Yet not everyone has Adie's confidence, or knowledge. A 2000 survey of South Africans by the independent Community Agency for Social Enquiry (CASE) found that 36 percent of respondents had never heard of the Bill of Rights;  another 29 percent could not say what its purpose was.  Asked how they would make contact with human rights institutions if needed, 59 percent of those surveyed "said they would not know where to go."[497]

In such a situation, people's capacity to claim their rights is obviously at risk.  Since 1996, the government has begun to conduct campaigns of rights education.  But it has not targeted lesbian, gay, bisexual, or transgender people. The state produces no campaigns or materials to inform communities about constitutional protections for sexual orientation.

Wendy Isaack of the Equality Project says,  "It's all rather like they give us these rights for Christmas, they plop them down in front of you, and then the government feels satisfied and moves on to other things.  But you don't give someone a gift without an instruction manual.  I'm sorry, where's the instruction manual?"[498]

As Beverly Ditsie sees it, "The responsibility for informing people of their rights should have been a function of the government arm that deals with education. … [At the time the constitution was passed], there was no government office given the task to raise people's awareness. … So it became that their responsibility was to educate and advertise about the constitution with fliers-and that is a drop in the ocean."[499]  Nonhlahla Mkhize, of the Durban Gay and Lesbian Community Health Centre, said that, as a result of the government's failure to better inform gay and lesbian people of their rights and how to access them,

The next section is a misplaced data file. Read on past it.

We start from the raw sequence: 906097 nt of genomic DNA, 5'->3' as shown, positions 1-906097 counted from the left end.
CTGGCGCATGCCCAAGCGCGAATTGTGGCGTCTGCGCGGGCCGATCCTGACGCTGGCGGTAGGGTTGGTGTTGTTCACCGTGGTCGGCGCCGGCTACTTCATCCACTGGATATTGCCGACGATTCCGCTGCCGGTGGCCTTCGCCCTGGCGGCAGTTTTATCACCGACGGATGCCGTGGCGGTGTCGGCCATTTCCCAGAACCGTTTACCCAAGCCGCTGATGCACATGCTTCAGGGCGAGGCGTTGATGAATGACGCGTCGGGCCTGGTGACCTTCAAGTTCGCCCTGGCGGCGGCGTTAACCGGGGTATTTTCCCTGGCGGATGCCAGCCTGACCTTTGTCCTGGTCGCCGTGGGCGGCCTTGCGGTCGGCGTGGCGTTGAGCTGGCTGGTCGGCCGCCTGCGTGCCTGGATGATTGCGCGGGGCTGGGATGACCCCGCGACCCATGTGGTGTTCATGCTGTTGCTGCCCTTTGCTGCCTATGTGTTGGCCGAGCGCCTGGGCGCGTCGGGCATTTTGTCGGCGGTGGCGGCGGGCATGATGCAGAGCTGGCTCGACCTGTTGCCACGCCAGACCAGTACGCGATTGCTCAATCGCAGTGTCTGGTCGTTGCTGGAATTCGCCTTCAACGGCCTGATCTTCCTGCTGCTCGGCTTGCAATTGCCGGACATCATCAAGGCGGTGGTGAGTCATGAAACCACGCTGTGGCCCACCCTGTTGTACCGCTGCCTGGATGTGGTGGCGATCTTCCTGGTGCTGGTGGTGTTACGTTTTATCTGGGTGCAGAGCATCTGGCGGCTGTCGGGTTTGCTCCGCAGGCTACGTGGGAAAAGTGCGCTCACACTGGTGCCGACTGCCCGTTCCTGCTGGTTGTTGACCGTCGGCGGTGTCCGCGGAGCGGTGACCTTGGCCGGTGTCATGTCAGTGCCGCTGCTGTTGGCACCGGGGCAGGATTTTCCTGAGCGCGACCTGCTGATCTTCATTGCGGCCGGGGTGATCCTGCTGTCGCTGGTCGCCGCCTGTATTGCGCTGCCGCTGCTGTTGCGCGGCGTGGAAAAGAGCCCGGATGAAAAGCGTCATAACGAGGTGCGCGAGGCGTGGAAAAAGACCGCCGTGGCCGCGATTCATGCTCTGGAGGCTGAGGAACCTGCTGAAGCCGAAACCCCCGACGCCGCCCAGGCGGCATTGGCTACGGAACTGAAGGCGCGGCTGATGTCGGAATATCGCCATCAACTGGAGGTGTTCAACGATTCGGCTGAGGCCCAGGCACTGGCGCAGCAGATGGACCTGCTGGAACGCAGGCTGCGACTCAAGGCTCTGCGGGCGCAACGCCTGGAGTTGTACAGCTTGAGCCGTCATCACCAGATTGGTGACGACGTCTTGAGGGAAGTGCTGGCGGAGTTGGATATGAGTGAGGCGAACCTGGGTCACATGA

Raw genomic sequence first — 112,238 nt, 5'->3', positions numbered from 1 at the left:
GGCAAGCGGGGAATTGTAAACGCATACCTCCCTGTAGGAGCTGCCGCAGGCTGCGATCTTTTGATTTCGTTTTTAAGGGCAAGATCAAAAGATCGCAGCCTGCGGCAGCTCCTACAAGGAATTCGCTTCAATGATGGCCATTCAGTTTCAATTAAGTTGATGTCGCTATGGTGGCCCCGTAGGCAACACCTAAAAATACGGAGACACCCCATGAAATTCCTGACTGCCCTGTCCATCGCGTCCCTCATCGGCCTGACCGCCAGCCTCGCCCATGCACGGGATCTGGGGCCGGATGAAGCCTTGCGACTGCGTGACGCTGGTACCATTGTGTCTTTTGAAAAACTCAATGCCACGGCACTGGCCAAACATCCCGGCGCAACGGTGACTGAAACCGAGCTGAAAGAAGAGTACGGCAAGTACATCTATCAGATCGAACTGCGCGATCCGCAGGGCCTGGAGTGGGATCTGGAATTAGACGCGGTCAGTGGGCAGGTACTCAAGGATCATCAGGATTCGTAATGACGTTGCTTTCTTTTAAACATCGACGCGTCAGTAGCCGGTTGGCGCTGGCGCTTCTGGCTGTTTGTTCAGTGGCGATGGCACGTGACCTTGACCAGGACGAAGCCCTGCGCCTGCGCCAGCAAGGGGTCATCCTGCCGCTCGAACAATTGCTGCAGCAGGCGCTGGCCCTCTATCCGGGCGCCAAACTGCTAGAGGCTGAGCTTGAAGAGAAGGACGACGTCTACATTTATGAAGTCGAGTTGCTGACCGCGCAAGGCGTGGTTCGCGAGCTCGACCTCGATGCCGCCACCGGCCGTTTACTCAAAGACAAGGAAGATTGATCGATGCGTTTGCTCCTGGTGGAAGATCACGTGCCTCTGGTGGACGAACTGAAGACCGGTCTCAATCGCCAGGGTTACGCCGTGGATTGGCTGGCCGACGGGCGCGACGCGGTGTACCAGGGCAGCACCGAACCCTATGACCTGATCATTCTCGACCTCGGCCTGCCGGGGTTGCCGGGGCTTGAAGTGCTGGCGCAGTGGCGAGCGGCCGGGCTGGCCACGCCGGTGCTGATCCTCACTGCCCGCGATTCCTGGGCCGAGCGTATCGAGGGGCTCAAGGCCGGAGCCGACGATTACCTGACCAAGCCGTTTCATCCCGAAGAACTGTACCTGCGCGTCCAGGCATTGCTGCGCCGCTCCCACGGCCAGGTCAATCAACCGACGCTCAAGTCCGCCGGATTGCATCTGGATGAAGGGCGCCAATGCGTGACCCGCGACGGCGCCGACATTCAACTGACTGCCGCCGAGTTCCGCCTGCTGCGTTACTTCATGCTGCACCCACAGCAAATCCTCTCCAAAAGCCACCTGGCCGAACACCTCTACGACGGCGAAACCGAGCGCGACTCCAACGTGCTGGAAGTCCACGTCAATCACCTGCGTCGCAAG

People are aware that there is a constitution but don't know how to apply it, or how one can use the constitution for protection.  They ask [when they come into the center] "Who do you go to to apply the law?  Do you have to pay?"  One client said to me, "I am being verbally abused at home, but what am I supposed to do?  Say, 'I have my rights'?  That won't do anything."  And that's folks' dilemma-they know there is a body of laws but they don't have any idea how to apply them.  They need to know what to do in the moment when they are being abused.[500]

One activist, who declined to be named, also is skeptical of the work of some NGOs-including many lesbian, gay, bisexual, and transgender groups and AIDS organizations-in promoting awareness of rights.  These comments perhaps reflect the divide between the many NGOs devoted to service provision, and the fewer ones devoted to advocacy.  They suggest that many NGOs are so consumed with meeting basic needs that they do not inform themselves about how to turn those needs into rights-based claims:

If you talk to one of the people who works with these groups, and you say, what are the legal developments in LGBT rights since 1994, they just don't know…. If you say, look at the the political atmosphere of the country and how lesbian and gay rights have fitted in, it's difficult for them to grasp, because they don't work with, or within, the political atmosphere of the country.[501]